While many may be drawn to the beach for a day of fun in the sun and water, there are some risks associated swimming in a contaminated body of water. Water is frequently tested at beaches across the province to ensure they are safe for people to enjoy throughout the summer. Bodies of water are tested for bacteria and toxins, including E. coli and microcystin toxin, which can be harmful to humans and animals.

Dr. Julie Kryzanowski, deputy chief medical health officer with the Ministry of Health, explained that blue-green algae is naturally occurring in freshwater bodies.

“There can be blooms throughout the summer months where it grows very rapidly, and the blooms can be affected by agricultural runoff when certain chemicals are present.”

Blue-green algae can produce microcystin toxin, which can cause skin, eye, and respiratory irritation. It is toxic when ingested and can cause damage to the liver. This toxin cannot be smelled, tasted, or seen in the algae blooms.

“We do recommend that people take precautions and not ingest any water or use it for drinking, cooking, or bathing when those blooms are present.”

E. coli can also be found in bodies of water which can cause gastrointestinal upset, nausea, vomiting, and diarrhea.

Kryzanowski emphasized the importance of checking water quality advisories and avoiding swimming, bathing, or wading in contaminated waters, for people and their pets. She added that people should always rinse off after being in a body of water, regardless of the water quality.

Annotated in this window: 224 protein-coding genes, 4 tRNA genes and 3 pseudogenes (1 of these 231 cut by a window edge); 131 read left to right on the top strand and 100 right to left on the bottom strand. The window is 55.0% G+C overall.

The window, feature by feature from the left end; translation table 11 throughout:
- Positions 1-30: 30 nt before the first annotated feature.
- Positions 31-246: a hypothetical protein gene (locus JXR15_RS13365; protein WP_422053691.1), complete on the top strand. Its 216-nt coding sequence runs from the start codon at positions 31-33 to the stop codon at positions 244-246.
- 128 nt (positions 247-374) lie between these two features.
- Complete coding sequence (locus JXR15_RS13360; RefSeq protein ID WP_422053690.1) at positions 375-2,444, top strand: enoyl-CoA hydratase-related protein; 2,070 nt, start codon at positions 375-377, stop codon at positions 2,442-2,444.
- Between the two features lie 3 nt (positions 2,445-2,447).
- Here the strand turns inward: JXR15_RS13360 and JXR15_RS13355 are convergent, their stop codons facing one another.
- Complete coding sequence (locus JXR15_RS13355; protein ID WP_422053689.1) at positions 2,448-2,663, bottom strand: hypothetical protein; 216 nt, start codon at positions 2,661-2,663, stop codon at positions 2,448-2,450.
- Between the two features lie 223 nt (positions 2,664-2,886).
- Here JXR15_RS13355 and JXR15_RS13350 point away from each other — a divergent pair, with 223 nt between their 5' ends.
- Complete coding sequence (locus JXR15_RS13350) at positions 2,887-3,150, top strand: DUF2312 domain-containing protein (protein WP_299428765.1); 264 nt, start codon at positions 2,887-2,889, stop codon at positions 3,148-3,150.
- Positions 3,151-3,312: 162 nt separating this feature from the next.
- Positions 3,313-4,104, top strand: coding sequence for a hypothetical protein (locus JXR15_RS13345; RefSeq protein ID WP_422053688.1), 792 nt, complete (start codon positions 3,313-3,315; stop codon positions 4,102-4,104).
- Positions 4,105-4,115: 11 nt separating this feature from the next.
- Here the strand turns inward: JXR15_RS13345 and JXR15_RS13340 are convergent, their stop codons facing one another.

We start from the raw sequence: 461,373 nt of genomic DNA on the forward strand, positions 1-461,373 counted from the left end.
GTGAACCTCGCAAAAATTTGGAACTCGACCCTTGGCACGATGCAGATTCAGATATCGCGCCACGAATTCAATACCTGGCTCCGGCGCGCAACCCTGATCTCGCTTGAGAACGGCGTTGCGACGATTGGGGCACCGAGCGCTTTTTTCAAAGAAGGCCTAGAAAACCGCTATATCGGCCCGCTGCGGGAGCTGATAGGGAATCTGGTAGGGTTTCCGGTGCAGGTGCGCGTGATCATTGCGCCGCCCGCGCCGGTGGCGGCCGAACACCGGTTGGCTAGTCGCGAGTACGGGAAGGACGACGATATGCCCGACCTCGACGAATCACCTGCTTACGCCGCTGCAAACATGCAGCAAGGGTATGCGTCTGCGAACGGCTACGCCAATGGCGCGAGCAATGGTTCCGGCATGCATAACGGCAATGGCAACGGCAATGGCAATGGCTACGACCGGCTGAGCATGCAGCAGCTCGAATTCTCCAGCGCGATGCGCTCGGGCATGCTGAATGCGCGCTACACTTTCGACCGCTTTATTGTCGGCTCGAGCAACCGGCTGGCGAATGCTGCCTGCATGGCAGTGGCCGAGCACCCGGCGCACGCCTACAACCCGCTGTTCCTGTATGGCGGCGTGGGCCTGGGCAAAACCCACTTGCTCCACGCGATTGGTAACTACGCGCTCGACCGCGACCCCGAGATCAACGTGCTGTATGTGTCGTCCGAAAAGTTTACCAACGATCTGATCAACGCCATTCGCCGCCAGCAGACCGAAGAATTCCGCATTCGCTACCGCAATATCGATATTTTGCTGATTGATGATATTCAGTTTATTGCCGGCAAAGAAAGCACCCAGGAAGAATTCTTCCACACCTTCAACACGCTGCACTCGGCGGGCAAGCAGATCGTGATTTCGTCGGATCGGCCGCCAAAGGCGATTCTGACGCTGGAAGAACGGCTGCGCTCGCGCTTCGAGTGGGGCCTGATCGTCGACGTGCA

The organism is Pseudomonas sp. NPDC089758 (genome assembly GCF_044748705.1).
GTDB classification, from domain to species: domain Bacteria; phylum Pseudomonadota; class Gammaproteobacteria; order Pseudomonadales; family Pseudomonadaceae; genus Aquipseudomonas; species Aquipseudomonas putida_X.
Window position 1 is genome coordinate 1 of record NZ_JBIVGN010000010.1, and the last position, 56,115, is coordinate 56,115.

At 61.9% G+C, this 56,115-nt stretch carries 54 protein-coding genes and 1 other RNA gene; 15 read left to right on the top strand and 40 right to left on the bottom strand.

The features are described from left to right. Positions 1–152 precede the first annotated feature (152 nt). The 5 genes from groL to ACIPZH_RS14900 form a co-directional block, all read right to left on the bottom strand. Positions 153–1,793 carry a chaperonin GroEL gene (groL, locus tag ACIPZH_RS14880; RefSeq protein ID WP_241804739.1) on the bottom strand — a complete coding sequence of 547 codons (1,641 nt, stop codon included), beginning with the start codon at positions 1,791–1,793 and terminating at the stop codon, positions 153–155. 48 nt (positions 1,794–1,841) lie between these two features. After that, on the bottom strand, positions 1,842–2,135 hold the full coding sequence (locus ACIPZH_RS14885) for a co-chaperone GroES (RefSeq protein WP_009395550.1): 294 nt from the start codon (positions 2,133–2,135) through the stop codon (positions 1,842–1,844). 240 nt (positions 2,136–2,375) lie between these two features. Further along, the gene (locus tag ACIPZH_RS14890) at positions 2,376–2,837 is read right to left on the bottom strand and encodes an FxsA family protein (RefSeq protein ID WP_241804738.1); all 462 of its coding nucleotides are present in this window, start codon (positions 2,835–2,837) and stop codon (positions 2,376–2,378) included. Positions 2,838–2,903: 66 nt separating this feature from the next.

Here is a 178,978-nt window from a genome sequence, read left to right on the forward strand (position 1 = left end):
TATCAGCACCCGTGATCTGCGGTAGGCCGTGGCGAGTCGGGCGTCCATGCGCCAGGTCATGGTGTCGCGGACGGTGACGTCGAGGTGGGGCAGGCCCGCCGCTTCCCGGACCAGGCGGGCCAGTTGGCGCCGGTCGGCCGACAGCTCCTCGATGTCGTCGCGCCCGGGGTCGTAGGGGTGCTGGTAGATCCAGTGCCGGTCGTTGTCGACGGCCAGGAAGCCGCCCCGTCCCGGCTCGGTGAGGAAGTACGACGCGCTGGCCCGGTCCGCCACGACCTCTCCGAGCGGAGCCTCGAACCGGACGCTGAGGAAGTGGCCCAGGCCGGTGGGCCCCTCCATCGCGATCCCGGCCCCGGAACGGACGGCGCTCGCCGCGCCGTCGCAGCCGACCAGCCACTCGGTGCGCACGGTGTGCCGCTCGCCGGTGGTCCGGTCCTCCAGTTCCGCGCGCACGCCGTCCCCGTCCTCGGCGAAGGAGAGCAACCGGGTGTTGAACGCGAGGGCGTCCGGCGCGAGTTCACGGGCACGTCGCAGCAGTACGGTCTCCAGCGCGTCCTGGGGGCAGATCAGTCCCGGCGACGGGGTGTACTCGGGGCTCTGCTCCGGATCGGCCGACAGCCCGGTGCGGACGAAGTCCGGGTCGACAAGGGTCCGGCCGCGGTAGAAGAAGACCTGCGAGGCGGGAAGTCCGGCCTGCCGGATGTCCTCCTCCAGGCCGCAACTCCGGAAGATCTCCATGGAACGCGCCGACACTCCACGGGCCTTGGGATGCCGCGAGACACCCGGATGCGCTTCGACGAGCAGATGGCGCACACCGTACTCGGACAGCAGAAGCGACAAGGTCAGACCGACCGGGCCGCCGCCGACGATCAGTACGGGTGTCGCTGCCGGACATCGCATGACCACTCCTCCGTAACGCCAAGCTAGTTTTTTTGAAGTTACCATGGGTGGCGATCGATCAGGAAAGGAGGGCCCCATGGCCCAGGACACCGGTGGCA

“Rinse off with fresh water so that it can rinse away any bacteria, viruses, or other toxins that might be present in the water. Because those things can make people sick, and some diseases can be spread person-to-person through the water or from persons and animals through the water as well.”

Young children and older adults are more susceptible to adverse effects, but she urged everyone to avoid ingesting contaminated water.

“Your immune system is not as strong, and then of course children in the water may be more likely to ingest or take the water into their mouth, so that's not recommended.”

When enjoying a day at the beach, parents are reminded to keep an eye on their children not only to prevent the child from drinking the water but also to reduce the risk of drowning.

“One of the things that we do recommend people do is to check the water quality monitoring updates that are posted online and to watch for those advisories that may indicate the presence of blue-green algae blooms or microcystin toxin. And then to follow, of course, any of the advisories.”